Review: How to Dance in Ohio Is a Game Changer for Accessibility on Broadway

A new musical seeks to offer a new vision for the Great White Way.

6 Desmond Luis Edwards & Cast of HTDIO (c) Curtis Brown 728
Desmond Luis Edwards and the cast of How to Dance in Ohio at the Belasco Theatre
(© Curtis Brown)

Broadway hasn’t had a great history of representing disability and neurodiversity in positive or accurate ways, and rarely throughout the entertainment industry have disabled characters been played by disabled actors. How to Dance in Ohio, a new musical based on Alexandra Shiva’s 2015 HBO documentary at the Belasco Theatre, seeks to change all that and offers a new vision for Broadway. 

In How to Dance in Ohio, a group of seven autistic young adults who go to the same counseling center spend months preparing for a formal dance that their therapist, Dr. Emilio Amigo (Caesar Samayoa), proposes as a therapeutic tool. They learn life skills and social etiquette rules, navigate buying dresses and finding dates, and practice how to dance.   

A key motto in the disability and autistic communities is “nothing about us without us.” This is not just a slogan, but a political statement, and one that this show full-heartedly abides by in the casting and the writing. What makes How to Dance in Ohio a unique and unprecedented production is that it not only centers the experience of its seven autistic characters, but they are portrayed by seven autistic actors, all making their Broadway debuts: Desmond Luis Edwards, Amelia Fei, Madison Kopec, Liam Pearce, Imani Russell, Conor Tague, and Ashley Wool. 

The main conflict occurs as the dance approaches and the event gets attention from the press, which ends up centering Dr. Amigo over the participating young people. One particular blog post is awash with deeply ableist lines about Dr. Amigo being a “hero” for working with “differently-abled patients” with “special needs” who “suffer from Autism Spectrum Disorder, which for them, and also for their families, is a life sentence.” When the cast members read this aloud, you can feel the pain in their hearts and a wave of secondhand hurt ripple through the audience.

1 The Cast of How to Dance in Ohio (c) Curtis Brown 1656
The company of How to Dance in Ohio at the Belasco Theatre
(© Curtis Brown)

In response, one of the autistic characters, Remy (Edwards) sings a powerful ballad about constantly dealing with “ableist cliches” and “good intentions that only make me feel small.” He declares, “Do I only exist on this planet to make somebody else feel inspired? I’m no object of pity, and if that’s what you see, then clearly you aren’t seeing me.” The musical manages an extremely difficult task, successfully educating the audience about ableism and preferred (and not preferred) terminology, getting ahead of non-ideal ways people may talk about the show all within the world of the musical’s plot.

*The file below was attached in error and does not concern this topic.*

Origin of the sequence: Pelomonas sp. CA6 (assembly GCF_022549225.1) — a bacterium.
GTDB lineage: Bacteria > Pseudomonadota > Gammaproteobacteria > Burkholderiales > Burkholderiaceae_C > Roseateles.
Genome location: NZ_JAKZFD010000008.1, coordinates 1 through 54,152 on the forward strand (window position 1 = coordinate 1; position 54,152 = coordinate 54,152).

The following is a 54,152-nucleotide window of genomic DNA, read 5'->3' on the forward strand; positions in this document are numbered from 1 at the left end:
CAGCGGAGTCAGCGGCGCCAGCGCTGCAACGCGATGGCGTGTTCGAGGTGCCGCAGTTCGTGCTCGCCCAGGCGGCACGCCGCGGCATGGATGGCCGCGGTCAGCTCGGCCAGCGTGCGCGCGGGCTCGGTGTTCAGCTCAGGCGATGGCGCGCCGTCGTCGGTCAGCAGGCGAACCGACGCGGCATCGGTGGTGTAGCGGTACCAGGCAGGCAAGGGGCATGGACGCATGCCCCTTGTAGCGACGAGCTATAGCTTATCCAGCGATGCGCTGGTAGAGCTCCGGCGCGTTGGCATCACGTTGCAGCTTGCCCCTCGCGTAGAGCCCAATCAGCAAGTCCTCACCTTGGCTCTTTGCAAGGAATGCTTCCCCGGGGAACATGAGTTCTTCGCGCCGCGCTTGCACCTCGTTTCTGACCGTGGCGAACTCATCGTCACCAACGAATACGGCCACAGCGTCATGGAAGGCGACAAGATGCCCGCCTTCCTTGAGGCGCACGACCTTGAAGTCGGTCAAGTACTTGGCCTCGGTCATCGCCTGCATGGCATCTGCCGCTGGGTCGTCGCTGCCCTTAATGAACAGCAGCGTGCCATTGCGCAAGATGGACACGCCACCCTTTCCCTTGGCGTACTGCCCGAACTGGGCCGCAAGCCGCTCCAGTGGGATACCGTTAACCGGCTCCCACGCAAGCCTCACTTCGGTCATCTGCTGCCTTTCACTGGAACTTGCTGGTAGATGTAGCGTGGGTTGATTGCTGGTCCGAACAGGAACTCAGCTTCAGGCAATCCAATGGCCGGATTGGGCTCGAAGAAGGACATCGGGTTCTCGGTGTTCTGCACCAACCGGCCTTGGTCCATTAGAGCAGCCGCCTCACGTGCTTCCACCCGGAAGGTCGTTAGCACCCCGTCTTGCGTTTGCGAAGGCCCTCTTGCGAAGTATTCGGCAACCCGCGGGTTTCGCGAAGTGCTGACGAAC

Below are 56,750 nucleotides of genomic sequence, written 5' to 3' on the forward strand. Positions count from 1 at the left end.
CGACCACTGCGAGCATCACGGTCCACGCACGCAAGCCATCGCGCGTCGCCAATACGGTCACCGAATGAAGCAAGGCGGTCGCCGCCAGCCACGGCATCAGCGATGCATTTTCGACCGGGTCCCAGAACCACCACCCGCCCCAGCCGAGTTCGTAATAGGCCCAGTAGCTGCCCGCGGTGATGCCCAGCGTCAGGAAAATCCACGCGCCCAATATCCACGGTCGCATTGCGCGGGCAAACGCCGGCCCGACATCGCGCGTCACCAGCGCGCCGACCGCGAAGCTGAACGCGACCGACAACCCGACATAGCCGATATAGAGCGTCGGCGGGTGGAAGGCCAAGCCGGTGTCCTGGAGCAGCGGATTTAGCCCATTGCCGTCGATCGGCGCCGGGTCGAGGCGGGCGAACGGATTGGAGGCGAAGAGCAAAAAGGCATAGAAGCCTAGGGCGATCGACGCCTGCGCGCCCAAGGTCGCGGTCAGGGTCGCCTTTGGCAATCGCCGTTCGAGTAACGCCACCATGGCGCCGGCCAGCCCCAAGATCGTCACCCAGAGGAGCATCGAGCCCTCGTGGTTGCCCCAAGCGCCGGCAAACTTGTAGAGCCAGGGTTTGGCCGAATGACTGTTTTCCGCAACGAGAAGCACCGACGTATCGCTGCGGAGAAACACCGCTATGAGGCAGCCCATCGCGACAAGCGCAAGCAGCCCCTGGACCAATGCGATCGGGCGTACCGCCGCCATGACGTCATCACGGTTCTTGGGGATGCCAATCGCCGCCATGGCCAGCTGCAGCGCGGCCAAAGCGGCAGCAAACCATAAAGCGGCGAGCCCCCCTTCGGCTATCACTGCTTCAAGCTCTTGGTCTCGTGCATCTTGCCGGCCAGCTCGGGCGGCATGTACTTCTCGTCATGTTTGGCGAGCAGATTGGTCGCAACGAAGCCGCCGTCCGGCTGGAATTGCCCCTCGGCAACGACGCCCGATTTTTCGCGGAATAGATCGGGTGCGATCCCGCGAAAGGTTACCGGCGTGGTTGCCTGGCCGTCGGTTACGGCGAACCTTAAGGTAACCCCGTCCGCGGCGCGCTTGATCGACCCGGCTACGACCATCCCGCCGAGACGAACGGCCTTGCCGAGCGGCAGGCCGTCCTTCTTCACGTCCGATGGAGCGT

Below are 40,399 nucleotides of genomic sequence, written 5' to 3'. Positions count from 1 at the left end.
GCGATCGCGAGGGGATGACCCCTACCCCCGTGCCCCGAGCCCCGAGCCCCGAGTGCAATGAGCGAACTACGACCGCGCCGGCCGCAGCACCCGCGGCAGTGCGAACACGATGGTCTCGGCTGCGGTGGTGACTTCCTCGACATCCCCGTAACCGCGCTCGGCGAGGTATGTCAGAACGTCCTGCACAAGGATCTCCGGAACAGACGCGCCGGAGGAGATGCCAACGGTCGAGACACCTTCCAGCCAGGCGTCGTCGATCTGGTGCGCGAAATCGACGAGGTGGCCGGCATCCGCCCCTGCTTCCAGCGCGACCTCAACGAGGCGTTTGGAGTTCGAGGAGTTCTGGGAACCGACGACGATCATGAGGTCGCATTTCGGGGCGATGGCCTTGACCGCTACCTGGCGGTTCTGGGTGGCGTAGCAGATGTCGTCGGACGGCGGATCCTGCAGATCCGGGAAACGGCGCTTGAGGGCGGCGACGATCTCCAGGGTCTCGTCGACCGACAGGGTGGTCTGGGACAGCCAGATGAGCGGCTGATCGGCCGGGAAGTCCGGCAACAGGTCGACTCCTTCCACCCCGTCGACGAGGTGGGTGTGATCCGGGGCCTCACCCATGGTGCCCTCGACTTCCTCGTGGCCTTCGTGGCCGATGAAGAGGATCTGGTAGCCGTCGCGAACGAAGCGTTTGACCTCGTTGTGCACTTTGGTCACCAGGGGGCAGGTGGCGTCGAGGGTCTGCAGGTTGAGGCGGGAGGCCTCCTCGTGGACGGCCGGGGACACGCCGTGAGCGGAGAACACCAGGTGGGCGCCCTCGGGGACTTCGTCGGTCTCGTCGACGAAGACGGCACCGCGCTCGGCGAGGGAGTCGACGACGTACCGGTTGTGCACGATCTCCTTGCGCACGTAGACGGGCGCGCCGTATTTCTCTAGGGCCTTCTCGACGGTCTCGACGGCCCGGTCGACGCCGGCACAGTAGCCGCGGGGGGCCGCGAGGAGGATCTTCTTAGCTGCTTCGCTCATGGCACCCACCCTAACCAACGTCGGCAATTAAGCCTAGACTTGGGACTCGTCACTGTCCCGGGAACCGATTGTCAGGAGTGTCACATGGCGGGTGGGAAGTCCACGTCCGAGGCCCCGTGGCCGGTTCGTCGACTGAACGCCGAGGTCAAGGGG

It’s a commendable achievement, though I wish the rest of the show was similarly strong. How to Dance in Ohio is hurt by a generic, bland score by Jacob Yandura, with otherwise forgettable lyrics from Yandura and Rebekah Greer Melocik. Many of the songs are reminiscent of other contemporary pop-inflected musicals like Heathers, Dear Evan Hansen, Be More Chill, Billy Elliot, Kimberly Akimbo, and The Prom

Throughout, there are recurrent symbols about interconnectedness. When we meet the characters at group therapy they hold a ball of yarn, connecting them as they talk about their days and relate to each other. Elsewhere, they reference electric currents, continents drifting toward each other, and partners dancing. Melocik’s book beautifully weaves everyone together, providing the seven autistic characters deeply individuated and differentiated personalities. As the autistic actors say at the beginning of the musical, “if you’ve met one autistic person…you’ve met one autistic person,” highlighting the variation and diversity within autism experiences. I was disappointed that it didn’t talk more about sexuality and gender expansivity, especially since queerness and gender exploration can be so fraught for autistic people because of problematic diagnostic notions.

Sammi Cannold’s direction is a little too sentimental, but is thoughtful. In a meaningful choice, her team created a show that is “sensory-friendly” so it wouldn’t be overwhelming for autistic people; likewise, the theater itself has designated cool down spaces and free sensory processing tools like headphones and sunglasses. Much like Ryan J. Haddad’s Dark Disabled Stories, accessibility is built in and fundamental to the piece, onstage and off. What other Broadway show’s merchandise includes a branded fidget spinner? The sensory-friendly design, though, does not excuse Robert Brill’s boring sets, which are too similar to his recent work on Hell’s Kitchen and Dancin’. 

How to Dance in Ohio being on Broadway at all is a radical act, centering autistic experiences in a way that has never been done before. Previously, autism on Broadway was mostly just hinted at, mischaracterized, or portrayed by non-autistic actors. As Remy sings, “This whole conversation needs a huge overhaul, and if we simply do nothing, nothing will change at all.” How to Dance in Ohio is a vital step in the right direction, helping Broadway change for the better and become a more accepting, accessible, and autism-friendly place. 

15 The Cast of How to Dance in Ohio (c) Curtis Brown 2559
A scene from How to Dance in Ohio at the Belasco Theatre
(© Curtis Brown)

Featured In This Story

How to Dance in Ohio

Closed: February 11, 2024